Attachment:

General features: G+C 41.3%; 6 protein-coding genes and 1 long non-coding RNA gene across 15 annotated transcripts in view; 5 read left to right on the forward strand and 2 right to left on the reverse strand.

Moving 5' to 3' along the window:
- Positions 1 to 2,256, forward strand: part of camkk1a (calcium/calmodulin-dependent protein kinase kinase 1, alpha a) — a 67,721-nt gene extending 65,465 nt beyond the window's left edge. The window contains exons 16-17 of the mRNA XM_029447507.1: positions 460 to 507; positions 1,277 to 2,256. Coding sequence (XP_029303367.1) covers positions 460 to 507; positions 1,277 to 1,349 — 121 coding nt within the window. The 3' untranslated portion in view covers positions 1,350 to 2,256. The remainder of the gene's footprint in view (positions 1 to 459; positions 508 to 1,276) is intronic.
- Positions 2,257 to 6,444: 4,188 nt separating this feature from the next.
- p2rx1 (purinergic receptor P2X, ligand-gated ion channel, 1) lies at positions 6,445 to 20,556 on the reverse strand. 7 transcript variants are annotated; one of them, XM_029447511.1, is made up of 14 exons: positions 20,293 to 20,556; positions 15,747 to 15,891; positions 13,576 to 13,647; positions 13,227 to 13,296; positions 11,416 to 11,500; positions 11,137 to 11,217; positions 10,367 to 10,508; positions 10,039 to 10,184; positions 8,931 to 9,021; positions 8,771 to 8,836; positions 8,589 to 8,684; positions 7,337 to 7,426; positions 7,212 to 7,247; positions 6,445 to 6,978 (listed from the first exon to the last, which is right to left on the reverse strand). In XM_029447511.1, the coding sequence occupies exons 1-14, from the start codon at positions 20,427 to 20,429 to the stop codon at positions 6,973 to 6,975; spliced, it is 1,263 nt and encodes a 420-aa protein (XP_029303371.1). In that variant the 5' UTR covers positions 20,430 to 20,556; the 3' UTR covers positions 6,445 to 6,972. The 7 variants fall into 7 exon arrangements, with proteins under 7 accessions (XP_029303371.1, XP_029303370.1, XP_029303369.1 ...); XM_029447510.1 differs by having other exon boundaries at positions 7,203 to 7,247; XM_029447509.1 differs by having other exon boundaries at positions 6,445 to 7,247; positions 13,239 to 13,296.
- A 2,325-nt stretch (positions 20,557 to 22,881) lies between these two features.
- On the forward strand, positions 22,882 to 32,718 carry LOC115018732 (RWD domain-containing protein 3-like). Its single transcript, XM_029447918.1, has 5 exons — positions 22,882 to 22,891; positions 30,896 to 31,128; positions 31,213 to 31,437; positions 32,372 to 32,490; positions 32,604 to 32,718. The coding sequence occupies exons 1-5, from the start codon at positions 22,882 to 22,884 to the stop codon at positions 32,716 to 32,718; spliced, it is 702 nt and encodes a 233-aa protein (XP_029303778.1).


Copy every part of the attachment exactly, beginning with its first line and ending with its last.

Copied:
General features: G+C 41.3%; 6 protein-coding genes and 1 long non-coding RNA gene across 15 annotated transcripts in view; 5 read left to right on the forward strand and 2 right to left on the reverse strand.

Moving 5' to 3' along the window:
- Positions 1 to 2,256, forward strand: part of camkk1a (calcium/calmodulin-dependent protein kinase kinase 1, alpha a) — a 67,721-nt gene extending 65,465 nt beyond the window's left edge. The window contains exons 16-17 of the mRNA XM_029447507.1: positions 460 to 507; positions 1,277 to 2,256. Coding sequence (XP_029303367.1) covers positions 460 to 507; positions 1,277 to 1,349 — 121 coding nt within the window. The 3' untranslated portion in view covers positions 1,350 to 2,256. The remainder of the gene's footprint in view (positions 1 to 459; positions 508 to 1,276) is intronic.
- Positions 2,257 to 6,444: 4,188 nt separating this feature from the next.
- p2rx1 (purinergic receptor P2X, ligand-gated ion channel, 1) lies at positions 6,445 to 20,556 on the reverse strand. 7 transcript variants are annotated; one of them, XM_029447511.1, is made up of 14 exons: positions 20,293 to 20,556; positions 15,747 to 15,891; positions 13,576 to 13,647; positions 13,227 to 13,296; positions 11,416 to 11,500; positions 11,137 to 11,217; positions 10,367 to 10,508; positions 10,039 to 10,184; positions 8,931 to 9,021; positions 8,771 to 8,836; positions 8,589 to 8,684; positions 7,337 to 7,426; positions 7,212 to 7,247; positions 6,445 to 6,978 (listed from the first exon to the last, which is right to left on the reverse strand). In XM_029447511.1, the coding sequence occupies exons 1-14, from the start codon at positions 20,427 to 20,429 to the stop codon at positions 6,973 to 6,975; spliced, it is 1,263 nt and encodes a 420-aa protein (XP_029303371.1). In that variant the 5' UTR covers positions 20,430 to 20,556; the 3' UTR covers positions 6,445 to 6,972. The 7 variants fall into 7 exon arrangements, with proteins under 7 accessions (XP_029303371.1, XP_029303370.1, XP_029303369.1 ...); XM_029447510.1 differs by having other exon boundaries at positions 7,203 to 7,247; XM_029447509.1 differs by having other exon boundaries at positions 6,445 to 7,247; positions 13,239 to 13,296.
- A 2,325-nt stretch (positions 20,557 to 22,881) lies between these two features.
- On the forward strand, positions 22,882 to 32,718 carry LOC115018732 (RWD domain-containing protein 3-like). Its single transcript, XM_029447918.1, has 5 exons — positions 22,882 to 22,891; positions 30,896 to 31,128; positions 31,213 to 31,437; positions 32,372 to 32,490; positions 32,604 to 32,718. The coding sequence occupies exons 1-5, from the start codon at positions 22,882 to 22,884 to the stop codon at positions 32,716 to 32,718; spliced, it is 702 nt and encodes a 233-aa protein (XP_029303778.1).